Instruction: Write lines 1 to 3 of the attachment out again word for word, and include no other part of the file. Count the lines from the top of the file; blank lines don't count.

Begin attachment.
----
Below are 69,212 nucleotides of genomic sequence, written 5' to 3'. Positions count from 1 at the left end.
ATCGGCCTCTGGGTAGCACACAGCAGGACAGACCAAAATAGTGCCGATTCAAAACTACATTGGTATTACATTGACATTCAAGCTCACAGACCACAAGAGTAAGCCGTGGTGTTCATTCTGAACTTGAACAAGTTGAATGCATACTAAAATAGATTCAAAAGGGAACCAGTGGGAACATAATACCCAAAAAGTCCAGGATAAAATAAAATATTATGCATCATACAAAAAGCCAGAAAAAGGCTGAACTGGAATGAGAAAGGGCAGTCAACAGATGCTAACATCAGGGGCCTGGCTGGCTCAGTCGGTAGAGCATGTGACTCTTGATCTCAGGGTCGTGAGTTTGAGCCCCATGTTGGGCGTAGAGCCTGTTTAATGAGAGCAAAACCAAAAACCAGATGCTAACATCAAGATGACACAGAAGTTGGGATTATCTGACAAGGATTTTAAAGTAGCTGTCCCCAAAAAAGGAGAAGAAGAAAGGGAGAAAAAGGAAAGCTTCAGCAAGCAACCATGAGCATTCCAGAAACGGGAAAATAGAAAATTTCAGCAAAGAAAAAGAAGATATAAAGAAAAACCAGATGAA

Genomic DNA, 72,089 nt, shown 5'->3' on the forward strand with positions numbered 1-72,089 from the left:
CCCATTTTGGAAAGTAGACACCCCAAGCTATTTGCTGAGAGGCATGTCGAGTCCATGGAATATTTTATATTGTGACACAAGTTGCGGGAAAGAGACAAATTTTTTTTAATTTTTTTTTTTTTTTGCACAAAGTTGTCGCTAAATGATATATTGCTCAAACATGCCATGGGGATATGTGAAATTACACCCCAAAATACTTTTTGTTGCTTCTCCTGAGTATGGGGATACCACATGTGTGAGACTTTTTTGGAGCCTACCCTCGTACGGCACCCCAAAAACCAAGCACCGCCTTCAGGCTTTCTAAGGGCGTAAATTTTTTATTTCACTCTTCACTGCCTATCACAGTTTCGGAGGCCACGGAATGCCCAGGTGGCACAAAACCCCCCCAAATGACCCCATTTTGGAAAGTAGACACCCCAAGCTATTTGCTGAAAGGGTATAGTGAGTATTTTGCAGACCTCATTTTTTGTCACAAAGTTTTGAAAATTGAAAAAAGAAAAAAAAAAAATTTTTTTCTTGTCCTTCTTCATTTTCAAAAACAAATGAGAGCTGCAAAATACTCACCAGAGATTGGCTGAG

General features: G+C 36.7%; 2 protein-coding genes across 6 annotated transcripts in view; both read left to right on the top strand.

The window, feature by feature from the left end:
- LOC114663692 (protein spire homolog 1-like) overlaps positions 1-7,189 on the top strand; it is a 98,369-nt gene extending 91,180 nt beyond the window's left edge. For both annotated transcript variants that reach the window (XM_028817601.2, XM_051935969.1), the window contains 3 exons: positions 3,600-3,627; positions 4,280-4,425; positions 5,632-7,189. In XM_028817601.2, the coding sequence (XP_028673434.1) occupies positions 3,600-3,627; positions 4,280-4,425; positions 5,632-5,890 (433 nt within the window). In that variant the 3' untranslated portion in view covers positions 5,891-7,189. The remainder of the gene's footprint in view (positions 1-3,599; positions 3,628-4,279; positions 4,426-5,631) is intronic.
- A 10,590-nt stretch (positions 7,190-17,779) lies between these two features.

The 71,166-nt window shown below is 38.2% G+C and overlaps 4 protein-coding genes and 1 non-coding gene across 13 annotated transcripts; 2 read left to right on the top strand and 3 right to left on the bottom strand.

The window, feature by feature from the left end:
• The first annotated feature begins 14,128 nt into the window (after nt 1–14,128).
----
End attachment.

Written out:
Below are 69,212 nucleotides of genomic sequence, written 5' to 3'. Positions count from 1 at the left end.
ATCGGCCTCTGGGTAGCACACAGCAGGACAGACCAAAATAGTGCCGATTCAAAACTACATTGGTATTACATTGACATTCAAGCTCACAGACCACAAGAGTAAGCCGTGGTGTTCATTCTGAACTTGAACAAGTTGAATGCATACTAAAATAGATTCAAAAGGGAACCAGTGGGAACATAATACCCAAAAAGTCCAGGATAAAATAAAATATTATGCATCATACAAAAAGCCAGAAAAAGGCTGAACTGGAATGAGAAAGGGCAGTCAACAGATGCTAACATCAGGGGCCTGGCTGGCTCAGTCGGTAGAGCATGTGACTCTTGATCTCAGGGTCGTGAGTTTGAGCCCCATGTTGGGCGTAGAGCCTGTTTAATGAGAGCAAAACCAAAAACCAGATGCTAACATCAAGATGACACAGAAGTTGGGATTATCTGACAAGGATTTTAAAGTAGCTGTCCCCAAAAAAGGAGAAGAAGAAAGGGAGAAAAAGGAAAGCTTCAGCAAGCAACCATGAGCATTCCAGAAACGGGAAAATAGAAAATTTCAGCAAAGAAAAAGAAGATATAAAGAAAAACCAGATGAA

Genomic DNA, 72,089 nt, shown 5'->3' on the forward strand with positions numbered 1-72,089 from the left: